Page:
I chose these few remarks from the book to give you a taste, however, the book consists of much more. The author includes his war story, the stories of others, anecdotes both humorous and tragic, his reactions and later reflections of what went on. Sometimes I got lost in the chronology as I think the author did as well in 1975 when he finally decided to put his story down in writing. I also got lost in my Polish occasionally mixing up active and passive tense as I do. I am fortunate enough to know war only from books and documentaries. I hope it stays that way.


czarownica said...

You've made a real effort, well done!
Why haven't you chosen anything like "miłość na wrzosowisku", "cukiernia pod amorem" or similar crap?
Nice, easy and all lived happily ever after...

Chris said...

Sank you, sank you. It was a lot of hard work. I feel so accomplished!

I think I now understand why my students turn up their noses at me when I recommend Twilight as their first book in English, well, not the tween girls - they love it. It's a good first book - the language and vocabulary are not too difficult, easy peasy. Now I get it. If you are going to expend so much effort as to read a whole book in a foreign language, there has to be a pay-off other than the language practice. You have to really want to read that book. That was the case for me and the reason why I didn't start from the romances. However, I think I will give Grochola a try. Good idea?

czarownica said...

Why not? Worth trying at least once, even if to find it's nothing you'd enjoy.

Ingwen said...

It's the best book I've read in a while. I couldn't stop thinking about how one of the signs that people were somewhat civilized long long time ago was that they had buried their death. And those soldiers were just left there to rot and nobody cared.

If you're into that kind of literature you might want to give Ossendowski a try. "W krainie ludzi zwierząt i bogów" in particular.

I started reading books in English, because I suspected that the book is best read in the original language. I was right. Maybe it'll give me a push towards remembering German and learning Italian.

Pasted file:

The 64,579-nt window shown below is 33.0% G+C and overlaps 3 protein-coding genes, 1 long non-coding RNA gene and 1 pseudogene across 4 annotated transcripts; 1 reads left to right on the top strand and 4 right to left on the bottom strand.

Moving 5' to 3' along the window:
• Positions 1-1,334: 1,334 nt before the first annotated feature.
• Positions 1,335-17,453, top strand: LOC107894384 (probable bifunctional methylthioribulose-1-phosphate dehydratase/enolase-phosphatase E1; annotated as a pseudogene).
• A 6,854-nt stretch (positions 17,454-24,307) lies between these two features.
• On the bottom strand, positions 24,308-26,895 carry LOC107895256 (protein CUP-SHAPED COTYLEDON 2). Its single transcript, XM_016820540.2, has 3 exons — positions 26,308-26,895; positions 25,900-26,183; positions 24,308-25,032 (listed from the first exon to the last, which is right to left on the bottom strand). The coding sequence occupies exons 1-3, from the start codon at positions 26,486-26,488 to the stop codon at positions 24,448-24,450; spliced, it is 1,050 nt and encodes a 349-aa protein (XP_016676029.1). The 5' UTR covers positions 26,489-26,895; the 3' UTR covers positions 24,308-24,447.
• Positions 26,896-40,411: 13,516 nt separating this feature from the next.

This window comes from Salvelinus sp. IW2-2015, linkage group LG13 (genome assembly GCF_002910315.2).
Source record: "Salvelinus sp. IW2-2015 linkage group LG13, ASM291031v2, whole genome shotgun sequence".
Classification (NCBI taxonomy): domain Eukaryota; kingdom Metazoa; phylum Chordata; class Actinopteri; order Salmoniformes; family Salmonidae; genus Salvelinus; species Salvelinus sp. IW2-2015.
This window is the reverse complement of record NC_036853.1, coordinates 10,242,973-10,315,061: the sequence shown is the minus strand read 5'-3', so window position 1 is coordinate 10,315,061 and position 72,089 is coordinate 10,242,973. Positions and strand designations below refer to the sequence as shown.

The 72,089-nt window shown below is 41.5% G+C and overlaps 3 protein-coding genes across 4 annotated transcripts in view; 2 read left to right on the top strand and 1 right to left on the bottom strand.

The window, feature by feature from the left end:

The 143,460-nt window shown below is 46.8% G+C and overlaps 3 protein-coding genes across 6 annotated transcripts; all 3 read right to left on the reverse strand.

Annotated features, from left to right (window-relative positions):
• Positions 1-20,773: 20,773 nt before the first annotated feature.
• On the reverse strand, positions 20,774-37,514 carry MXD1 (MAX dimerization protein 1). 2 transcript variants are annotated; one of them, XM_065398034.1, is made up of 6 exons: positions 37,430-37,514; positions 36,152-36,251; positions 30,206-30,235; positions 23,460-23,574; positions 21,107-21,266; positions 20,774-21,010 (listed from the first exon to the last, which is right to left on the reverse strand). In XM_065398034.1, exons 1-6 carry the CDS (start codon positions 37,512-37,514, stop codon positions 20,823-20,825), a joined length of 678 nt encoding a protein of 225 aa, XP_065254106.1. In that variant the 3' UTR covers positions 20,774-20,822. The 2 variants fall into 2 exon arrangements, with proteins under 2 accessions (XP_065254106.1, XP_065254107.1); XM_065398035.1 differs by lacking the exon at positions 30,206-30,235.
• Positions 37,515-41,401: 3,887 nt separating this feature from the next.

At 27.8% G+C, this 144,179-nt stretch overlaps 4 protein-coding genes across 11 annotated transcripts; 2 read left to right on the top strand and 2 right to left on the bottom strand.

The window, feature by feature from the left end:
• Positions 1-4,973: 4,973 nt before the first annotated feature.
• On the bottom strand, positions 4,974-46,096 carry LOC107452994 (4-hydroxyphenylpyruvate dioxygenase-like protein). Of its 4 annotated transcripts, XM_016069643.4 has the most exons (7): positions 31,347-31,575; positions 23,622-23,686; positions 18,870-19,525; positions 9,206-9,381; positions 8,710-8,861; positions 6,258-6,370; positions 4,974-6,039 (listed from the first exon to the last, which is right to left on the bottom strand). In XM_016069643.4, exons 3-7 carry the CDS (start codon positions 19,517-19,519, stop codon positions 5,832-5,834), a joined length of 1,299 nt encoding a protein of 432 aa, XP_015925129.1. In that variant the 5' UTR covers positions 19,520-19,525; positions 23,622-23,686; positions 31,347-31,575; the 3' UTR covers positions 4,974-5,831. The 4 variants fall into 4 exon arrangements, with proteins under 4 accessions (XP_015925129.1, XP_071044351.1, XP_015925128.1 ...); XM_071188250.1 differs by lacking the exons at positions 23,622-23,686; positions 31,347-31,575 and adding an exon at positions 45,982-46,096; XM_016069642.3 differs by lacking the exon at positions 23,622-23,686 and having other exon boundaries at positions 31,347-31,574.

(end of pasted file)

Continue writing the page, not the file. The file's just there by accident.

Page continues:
Chris said...

Ingwen - I think it is worth it to read something in the original language if you are able. I only know one language and a half so I don't have very many options. Luckily for me my language is a popular one.

I'm off of reading for awhile now that school is in session. I have read a very interesting research paper about smoking during pregnancy though. Long story, short - it a very bad thing to do.

Anonymous said...

Nie masz naprawdę żadnego pojęcia o polskiej historii, jeśli za przykład książki historycznej podajesz takie pozycje (w dodatku rosyjskie - koszmar). Polecam trochę bardziej uczciwe zaznajomienie się z tematem, przede wszystkim poznanie prawdy historycznej, a nie radzieckiej propagandy.

Chris said...

As I studied history at uni (that's my original degree), I have some pojęcia of history. Before and right after coming to Poland I read as much as I could (in English) about the history of Poland and last year I started to read about Polish history in Polish. I wholeheartedly disagree with your assessment that I require a more uczciwe zaznajomienie of Polish history.

This book in particular is of interest to me as I am interested in the Soviet perspective. The suffering of Poland and Polish people does not negate the memories or the suffering of this man. This book is his perspective and it is a valuable one. Have you read it or is your opinion based only what I have written about it?

Anonymous said...

i would recommend book "Inny Świat" of Gustaw Herling-Grudziński and "Rozmowy z katem" of Kazimierza Moczarskiego. these kind of books named "literature of fact", showing the cruel of people how people was destroing each other(during WW2)
Great books but can be hard hard to read

Chris said...

Thanks for the suggestions. I will be sure to check them out.